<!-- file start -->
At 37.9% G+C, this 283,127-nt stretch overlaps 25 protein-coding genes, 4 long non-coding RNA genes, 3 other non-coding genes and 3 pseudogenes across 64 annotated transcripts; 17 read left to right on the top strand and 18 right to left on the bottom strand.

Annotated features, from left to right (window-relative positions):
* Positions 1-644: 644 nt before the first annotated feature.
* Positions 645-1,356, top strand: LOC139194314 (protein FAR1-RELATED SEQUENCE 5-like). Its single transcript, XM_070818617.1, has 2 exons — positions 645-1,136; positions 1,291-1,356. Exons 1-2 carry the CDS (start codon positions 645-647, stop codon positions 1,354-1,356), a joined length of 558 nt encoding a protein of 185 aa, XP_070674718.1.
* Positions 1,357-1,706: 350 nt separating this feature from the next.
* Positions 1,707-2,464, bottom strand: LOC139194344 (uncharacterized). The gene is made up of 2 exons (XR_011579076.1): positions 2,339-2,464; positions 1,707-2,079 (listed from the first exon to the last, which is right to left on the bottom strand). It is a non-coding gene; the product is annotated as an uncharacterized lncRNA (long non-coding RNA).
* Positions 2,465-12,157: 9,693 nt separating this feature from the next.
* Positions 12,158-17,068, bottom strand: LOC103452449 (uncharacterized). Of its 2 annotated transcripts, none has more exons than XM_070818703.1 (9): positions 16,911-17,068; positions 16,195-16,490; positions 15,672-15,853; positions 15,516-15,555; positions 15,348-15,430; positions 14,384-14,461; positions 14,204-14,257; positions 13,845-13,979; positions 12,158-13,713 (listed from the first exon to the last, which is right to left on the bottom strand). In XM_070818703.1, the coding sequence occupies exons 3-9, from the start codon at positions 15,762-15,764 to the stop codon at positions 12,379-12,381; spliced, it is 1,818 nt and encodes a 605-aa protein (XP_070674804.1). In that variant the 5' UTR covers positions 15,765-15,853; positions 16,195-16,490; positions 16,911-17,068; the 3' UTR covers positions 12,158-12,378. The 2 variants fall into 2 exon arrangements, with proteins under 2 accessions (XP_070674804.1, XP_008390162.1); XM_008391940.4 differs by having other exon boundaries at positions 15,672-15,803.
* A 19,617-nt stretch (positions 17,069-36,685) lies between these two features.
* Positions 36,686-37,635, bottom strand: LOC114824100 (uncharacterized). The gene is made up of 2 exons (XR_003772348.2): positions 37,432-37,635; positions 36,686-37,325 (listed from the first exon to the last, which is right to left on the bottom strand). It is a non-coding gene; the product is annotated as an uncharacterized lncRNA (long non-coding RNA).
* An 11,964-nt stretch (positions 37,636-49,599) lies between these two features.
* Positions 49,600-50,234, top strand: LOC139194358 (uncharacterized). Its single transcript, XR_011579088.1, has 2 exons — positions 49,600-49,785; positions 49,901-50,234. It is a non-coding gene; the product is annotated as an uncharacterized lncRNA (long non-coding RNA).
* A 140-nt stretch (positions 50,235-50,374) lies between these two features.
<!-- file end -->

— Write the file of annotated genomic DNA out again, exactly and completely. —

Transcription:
At 37.9% G+C, this 283,127-nt stretch overlaps 25 protein-coding genes, 4 long non-coding RNA genes, 3 other non-coding genes and 3 pseudogenes across 64 annotated transcripts; 17 read left to right on the top strand and 18 right to left on the bottom strand.

Annotated features, from left to right (window-relative positions):
* Positions 1-644: 644 nt before the first annotated feature.
* Positions 645-1,356, top strand: LOC139194314 (protein FAR1-RELATED SEQUENCE 5-like). Its single transcript, XM_070818617.1, has 2 exons — positions 645-1,136; positions 1,291-1,356. Exons 1-2 carry the CDS (start codon positions 645-647, stop codon positions 1,354-1,356), a joined length of 558 nt encoding a protein of 185 aa, XP_070674718.1.
* Positions 1,357-1,706: 350 nt separating this feature from the next.
* Positions 1,707-2,464, bottom strand: LOC139194344 (uncharacterized). The gene is made up of 2 exons (XR_011579076.1): positions 2,339-2,464; positions 1,707-2,079 (listed from the first exon to the last, which is right to left on the bottom strand). It is a non-coding gene; the product is annotated as an uncharacterized lncRNA (long non-coding RNA).
* Positions 2,465-12,157: 9,693 nt separating this feature from the next.
* Positions 12,158-17,068, bottom strand: LOC103452449 (uncharacterized). Of its 2 annotated transcripts, none has more exons than XM_070818703.1 (9): positions 16,911-17,068; positions 16,195-16,490; positions 15,672-15,853; positions 15,516-15,555; positions 15,348-15,430; positions 14,384-14,461; positions 14,204-14,257; positions 13,845-13,979; positions 12,158-13,713 (listed from the first exon to the last, which is right to left on the bottom strand). In XM_070818703.1, the coding sequence occupies exons 3-9, from the start codon at positions 15,762-15,764 to the stop codon at positions 12,379-12,381; spliced, it is 1,818 nt and encodes a 605-aa protein (XP_070674804.1). In that variant the 5' UTR covers positions 15,765-15,853; positions 16,195-16,490; positions 16,911-17,068; the 3' UTR covers positions 12,158-12,378. The 2 variants fall into 2 exon arrangements, with proteins under 2 accessions (XP_070674804.1, XP_008390162.1); XM_008391940.4 differs by having other exon boundaries at positions 15,672-15,803.
* A 19,617-nt stretch (positions 17,069-36,685) lies between these two features.
* Positions 36,686-37,635, bottom strand: LOC114824100 (uncharacterized). The gene is made up of 2 exons (XR_003772348.2): positions 37,432-37,635; positions 36,686-37,325 (listed from the first exon to the last, which is right to left on the bottom strand). It is a non-coding gene; the product is annotated as an uncharacterized lncRNA (long non-coding RNA).
* An 11,964-nt stretch (positions 37,636-49,599) lies between these two features.
* Positions 49,600-50,234, top strand: LOC139194358 (uncharacterized). Its single transcript, XR_011579088.1, has 2 exons — positions 49,600-49,785; positions 49,901-50,234. It is a non-coding gene; the product is annotated as an uncharacterized lncRNA (long non-coding RNA).
* A 140-nt stretch (positions 50,235-50,374) lies between these two features.